Daniel Belasco will give a lecture at the New York Studio School on the subject: "Becoming Al Held: Abstract Expressionist Paintings from Paris and New York." Wednesday, April 4 at 6:30 PM.
Mitchell / Riopelle: Nothing in Moderation
Canadian painter Jean-Paul Riopelle (1923-2002) and American painter Joan Mitchell (1925-1992) are, like Auguste Rodin and Camille Claudel, Man Ray and Lee Miller, Diego Rivera and Frida Kahlo, Jackson Pollock and Lee Krasner, part of the constellation of romantic and artistic mythologies that are as tumultuous as they are prosperous, between admiration and abhorrence, emulation and jealously, solitude and accomplishment. For the first time, an exhibition is examining their respective artistic careers in terms of their relationship, from the time they met in 1955, to their separation in 1979. Some 60 major works stemming from their work and their love story, will be assembled. Originally on view at Musée national des beaux-arts du Québec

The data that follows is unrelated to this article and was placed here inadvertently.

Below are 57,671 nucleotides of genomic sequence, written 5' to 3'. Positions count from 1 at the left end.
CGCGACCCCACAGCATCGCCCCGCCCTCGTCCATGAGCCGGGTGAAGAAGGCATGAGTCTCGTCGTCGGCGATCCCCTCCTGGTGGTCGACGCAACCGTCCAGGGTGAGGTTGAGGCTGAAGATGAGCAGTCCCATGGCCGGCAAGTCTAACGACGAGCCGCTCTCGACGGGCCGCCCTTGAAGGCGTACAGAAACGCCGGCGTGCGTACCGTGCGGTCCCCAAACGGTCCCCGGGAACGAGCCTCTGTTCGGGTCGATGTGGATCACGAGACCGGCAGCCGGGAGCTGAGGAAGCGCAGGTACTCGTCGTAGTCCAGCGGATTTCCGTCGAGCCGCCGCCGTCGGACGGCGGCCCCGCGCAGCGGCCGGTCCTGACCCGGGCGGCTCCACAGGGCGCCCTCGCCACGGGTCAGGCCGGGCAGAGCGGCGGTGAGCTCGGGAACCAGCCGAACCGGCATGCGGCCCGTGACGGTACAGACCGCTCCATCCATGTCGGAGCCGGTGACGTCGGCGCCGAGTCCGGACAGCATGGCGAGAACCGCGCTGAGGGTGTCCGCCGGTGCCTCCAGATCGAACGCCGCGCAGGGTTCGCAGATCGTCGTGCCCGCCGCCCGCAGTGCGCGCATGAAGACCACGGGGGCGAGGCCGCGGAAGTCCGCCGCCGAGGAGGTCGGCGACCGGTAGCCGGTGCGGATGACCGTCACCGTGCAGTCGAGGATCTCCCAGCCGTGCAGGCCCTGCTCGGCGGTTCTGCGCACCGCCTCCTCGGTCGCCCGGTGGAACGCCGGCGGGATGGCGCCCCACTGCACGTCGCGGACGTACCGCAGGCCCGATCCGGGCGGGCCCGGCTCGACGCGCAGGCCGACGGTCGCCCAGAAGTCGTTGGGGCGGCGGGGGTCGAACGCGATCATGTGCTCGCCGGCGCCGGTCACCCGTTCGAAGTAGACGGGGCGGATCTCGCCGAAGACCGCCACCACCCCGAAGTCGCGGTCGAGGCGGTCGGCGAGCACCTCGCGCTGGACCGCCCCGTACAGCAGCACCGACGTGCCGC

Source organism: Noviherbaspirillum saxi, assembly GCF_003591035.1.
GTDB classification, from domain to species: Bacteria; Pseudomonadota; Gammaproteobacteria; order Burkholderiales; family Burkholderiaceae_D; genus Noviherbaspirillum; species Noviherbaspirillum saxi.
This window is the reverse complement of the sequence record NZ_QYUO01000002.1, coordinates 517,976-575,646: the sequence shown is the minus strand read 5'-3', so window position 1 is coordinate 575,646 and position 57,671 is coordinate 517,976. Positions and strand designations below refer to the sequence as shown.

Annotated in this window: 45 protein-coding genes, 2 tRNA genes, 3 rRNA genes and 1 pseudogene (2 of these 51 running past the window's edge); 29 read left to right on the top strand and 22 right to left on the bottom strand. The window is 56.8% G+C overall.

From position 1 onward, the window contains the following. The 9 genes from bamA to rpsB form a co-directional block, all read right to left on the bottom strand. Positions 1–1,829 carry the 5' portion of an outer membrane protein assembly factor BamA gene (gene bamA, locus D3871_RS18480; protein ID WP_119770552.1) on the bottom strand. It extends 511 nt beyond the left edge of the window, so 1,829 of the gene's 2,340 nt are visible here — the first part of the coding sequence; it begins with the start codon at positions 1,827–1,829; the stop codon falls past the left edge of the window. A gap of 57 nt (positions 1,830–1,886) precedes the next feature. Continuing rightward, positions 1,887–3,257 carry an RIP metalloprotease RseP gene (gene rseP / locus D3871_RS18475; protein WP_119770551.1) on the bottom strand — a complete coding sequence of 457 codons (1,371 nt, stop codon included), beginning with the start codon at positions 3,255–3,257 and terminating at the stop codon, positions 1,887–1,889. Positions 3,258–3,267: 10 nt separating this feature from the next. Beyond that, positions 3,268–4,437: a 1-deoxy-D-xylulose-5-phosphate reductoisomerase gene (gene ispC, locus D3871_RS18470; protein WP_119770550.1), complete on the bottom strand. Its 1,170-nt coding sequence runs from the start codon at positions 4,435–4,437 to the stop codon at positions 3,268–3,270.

Sean Scully's work will be on view at Cuadra San Cristóbal, one of Luis Barragán’s modernist masterpieces, on the outskirts of Mexico City. The site-specific exhibition, entitled "Sean Scully — San Cristóbal" features 15 recent paintings and three sculptures, installed in a bold yet poetic dialogue with the architecture of the estate. Through March 24.
The Multimedia Art Museum, Moscow, will present Facing East, a solo exhibition featuring an expansive range of Sean Scully’s paintings and works on paper from 1967 to 2015, curated by Olga Sviblova, on view through December 10. The show will travel to the State Russian Museum – Marble Palace in St. Petersburg, Russia on February 15–April 9.
The Hungry Years collects the early photographs of Jack Pierson, taken throughout the 1980s—photographs that have increasingly captured the attention of the art world since they were first editioned in 1990. This forthcoming book, being published by Damiani, will be available in November, 2017. Text by Eileen Myles. Foreword by Stephen Shore.